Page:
Nazmul Ahsan . London, UK, NewAge, September 11, 2008
The United Kingdom has agreed to provide Bangladesh £75 million (about $132 million) in grants over the next five years to enable it to recoup the losses caused by the recent natural calamities, including the prolonged floods and cyclone Sidr.
The two governments signed an agreement to that effect on Wednesday morning at the ‘UK-Bangladesh Climate Change Conference’ at the Royal Geographical Society in London.
The declaration also states that the two governments will work together to reduce the emission of global greenhouse gases by the developed countries by about 50 per cent within 2050 to save the lives and properties of hundreds of millions in Bangladesh and other least developed countries.
Douglas Alexander, minister for international development, UK, and AB Mirza Azizul Islam, adviser for finance and planning, signed the declaration in London after the opening session.
Mirza Aziz said that the responsibility for managing the Climate Change Trust Fund may be given to the World Bank. The UK government has already pledged £60 million from its total package to this trust fund.
However sources close the proceedings pointed out that any involvement of international financial institutions is seriously opposed by different sections of the citizens and the civil society. They also indicated that no concrete decision in this regard had been taken by the interim government.
Furthermore, such a position is contrary to that of the least developed countries and other developing countries who feel that any involvement of the lending agencies would lead to further conditionalities for disbursement of these funds and would in fact act as an impediment to swift climate proofing of the marginalised communities and excluded groups.
The conference was also addressed by Ulla Tormaes, Danish minister for development and cooperation, and Muzzafar Ahmad, an economist and environment activist.
‘I am happy to make the announcement of providing Bangladesh £75 million in grants for mitigating some of its havoc caused by recent Sidr,’ Douglas Alexander told reporters after the meeting. Besides the £60 million meant for the trust fund, the UK government will provide another £12 million for different projects funded by UK agencies and £3 million for research. It could not, however, be confirmed whether this fund is over and beyond the overseas development assistance already pledged to Bangladesh or a part of it.
Creating international consensus to reduce emissions will be the next agendum to help save developing countries from the dire effects of climate change, said the British minister. Mirza Aziz termed the commitment as recognition that Bangladesh was truly vulnerable to climate change.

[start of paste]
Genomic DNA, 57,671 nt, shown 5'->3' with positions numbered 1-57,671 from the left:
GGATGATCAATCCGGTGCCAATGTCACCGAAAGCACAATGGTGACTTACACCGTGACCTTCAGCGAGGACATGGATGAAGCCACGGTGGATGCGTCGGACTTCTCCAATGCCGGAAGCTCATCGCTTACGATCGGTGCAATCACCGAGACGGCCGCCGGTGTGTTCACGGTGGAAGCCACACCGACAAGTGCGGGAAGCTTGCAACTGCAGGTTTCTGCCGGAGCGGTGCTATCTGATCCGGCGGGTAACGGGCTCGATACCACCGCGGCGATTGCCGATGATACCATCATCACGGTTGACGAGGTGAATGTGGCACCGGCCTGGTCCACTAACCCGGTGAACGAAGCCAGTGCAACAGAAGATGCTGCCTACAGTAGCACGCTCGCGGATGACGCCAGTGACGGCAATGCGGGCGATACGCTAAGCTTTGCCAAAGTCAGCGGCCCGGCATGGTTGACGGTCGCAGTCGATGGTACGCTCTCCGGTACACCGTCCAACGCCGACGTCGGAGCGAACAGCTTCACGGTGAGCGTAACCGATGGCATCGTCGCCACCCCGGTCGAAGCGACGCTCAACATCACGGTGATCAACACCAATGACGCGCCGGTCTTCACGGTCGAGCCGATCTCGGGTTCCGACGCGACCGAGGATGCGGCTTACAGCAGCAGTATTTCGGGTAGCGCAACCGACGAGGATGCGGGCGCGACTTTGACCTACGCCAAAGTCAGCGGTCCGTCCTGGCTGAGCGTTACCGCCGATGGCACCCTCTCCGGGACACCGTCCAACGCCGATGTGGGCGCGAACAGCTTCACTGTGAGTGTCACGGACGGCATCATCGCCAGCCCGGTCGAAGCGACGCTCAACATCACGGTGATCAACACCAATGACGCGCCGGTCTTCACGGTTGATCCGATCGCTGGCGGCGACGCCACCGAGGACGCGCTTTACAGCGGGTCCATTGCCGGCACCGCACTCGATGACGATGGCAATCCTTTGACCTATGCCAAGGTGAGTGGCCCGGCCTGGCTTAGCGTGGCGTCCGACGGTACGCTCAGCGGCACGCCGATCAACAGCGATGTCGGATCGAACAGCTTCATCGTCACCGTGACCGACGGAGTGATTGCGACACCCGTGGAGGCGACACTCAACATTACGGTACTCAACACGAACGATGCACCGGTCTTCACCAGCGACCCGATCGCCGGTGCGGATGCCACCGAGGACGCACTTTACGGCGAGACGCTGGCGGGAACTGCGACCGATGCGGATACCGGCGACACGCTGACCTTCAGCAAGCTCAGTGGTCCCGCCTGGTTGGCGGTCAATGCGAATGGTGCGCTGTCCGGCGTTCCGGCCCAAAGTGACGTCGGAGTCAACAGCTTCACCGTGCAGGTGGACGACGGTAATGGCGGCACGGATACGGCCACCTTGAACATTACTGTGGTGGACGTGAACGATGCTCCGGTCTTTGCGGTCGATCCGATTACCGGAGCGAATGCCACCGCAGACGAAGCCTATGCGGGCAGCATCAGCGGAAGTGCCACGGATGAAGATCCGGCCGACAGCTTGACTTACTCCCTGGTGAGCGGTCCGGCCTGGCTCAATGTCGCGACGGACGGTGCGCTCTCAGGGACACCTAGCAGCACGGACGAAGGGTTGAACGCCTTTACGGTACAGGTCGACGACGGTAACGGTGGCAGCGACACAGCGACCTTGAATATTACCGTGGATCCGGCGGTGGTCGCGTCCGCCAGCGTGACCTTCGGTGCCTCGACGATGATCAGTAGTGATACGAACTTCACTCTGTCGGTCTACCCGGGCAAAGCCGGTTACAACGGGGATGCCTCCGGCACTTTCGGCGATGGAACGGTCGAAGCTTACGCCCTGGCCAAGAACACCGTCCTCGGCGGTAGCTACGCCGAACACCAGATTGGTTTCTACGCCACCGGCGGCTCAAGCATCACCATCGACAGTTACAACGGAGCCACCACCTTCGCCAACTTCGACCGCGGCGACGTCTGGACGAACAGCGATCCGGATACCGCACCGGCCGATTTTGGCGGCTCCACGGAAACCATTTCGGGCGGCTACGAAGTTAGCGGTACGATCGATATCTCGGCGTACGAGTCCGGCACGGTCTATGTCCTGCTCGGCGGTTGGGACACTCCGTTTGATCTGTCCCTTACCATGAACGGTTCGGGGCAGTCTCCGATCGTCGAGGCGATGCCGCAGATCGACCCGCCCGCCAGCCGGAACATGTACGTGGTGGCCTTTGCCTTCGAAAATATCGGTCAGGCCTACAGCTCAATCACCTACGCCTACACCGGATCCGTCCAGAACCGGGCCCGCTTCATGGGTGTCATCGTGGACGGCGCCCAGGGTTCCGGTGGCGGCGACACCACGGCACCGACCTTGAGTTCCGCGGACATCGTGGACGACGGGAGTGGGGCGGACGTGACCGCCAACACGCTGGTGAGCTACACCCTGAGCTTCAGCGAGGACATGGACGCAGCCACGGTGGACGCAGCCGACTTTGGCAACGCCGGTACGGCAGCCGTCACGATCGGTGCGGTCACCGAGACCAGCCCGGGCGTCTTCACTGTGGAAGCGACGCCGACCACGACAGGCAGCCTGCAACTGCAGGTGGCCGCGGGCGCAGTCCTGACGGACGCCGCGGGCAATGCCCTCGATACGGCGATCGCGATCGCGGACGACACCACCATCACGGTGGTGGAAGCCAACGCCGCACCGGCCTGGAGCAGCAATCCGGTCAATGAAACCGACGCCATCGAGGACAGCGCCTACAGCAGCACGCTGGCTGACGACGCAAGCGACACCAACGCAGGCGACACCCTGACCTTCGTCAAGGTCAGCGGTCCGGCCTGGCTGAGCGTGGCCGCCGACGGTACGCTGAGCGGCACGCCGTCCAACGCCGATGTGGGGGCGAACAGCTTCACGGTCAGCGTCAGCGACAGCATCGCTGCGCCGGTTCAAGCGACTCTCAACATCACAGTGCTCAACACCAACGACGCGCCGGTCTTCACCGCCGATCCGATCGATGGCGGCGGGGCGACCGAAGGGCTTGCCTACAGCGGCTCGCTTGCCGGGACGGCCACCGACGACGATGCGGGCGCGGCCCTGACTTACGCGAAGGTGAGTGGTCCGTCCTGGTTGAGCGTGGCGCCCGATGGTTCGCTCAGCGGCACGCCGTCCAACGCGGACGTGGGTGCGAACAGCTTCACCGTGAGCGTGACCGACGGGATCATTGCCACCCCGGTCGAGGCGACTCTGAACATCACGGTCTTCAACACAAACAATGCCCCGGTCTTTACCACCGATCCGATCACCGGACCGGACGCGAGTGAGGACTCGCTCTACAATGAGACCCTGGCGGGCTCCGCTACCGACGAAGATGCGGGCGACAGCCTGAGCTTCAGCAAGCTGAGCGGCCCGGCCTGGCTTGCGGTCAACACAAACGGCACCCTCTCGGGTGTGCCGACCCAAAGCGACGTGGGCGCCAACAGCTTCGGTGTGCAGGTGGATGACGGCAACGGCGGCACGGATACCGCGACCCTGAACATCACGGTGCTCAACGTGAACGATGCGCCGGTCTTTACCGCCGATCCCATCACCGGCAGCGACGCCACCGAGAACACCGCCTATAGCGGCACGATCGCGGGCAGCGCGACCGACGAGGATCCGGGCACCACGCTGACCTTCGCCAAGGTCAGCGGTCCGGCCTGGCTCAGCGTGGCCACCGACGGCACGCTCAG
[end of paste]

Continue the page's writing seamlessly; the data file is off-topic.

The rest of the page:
‘At least the aid commitment is a positive beginning for more grants from developed countries,’ said Aziz, adding that Bangladesh needs about $6 billion to withstand and mitigate losses due to climate change and the recent cyclone.
Aziz called upon the international community, particularly the developed countries, to reduce their emissions and provide Bangladesh with more and adequate funds to implement its climate change strategy and action plan.
‘I propose the establishment of a multi-donor trust fund for harmonised action to supplement our efforts in implementing the climate change strategy and the action plan of Bangladesh,’ said Aziz in his speech.
He pointed out that the response from the international community is inadequate to address the losses of developing countries caused by the serious devastation of natural disasters.
The joint declaration called upon developed countries to reduce their global greenhouse gas emissions to save the least developed countries and small islands, and also the developing states.
‘We believe that in order to minimise the future vulnerability of the LDCs and many developing countries that are particularly vulnerable to the adverse effects of climate change, global greenhouse gas emissions should peak within the next 10 to 15 years, and be reduced to at least 50 per cent below the 1990 levels by 2050,’ read the declaration.
‘If we are to achieve this scale of emissions reduction, the developed countries will need to take the lead. To put us on track to achieve this target, the developed countries, as a group, should make the commitment to reduce their emissions by at least 25-40 per cent by 2020 compared to 1990.’ The declaration said the developed countries will enhance the availability of new, additional and predictable financial flows to developing countries that are particularly vulnerable to the adverse effects of climate change.
On the other hand, the declaration urged the LDCs and developing countries to integrate climate resilience into their development plans and budgets.
A 31-member government delegation comprising government officials and representatives of different non-governmental organisations and citizens’ organisations attended the meeting.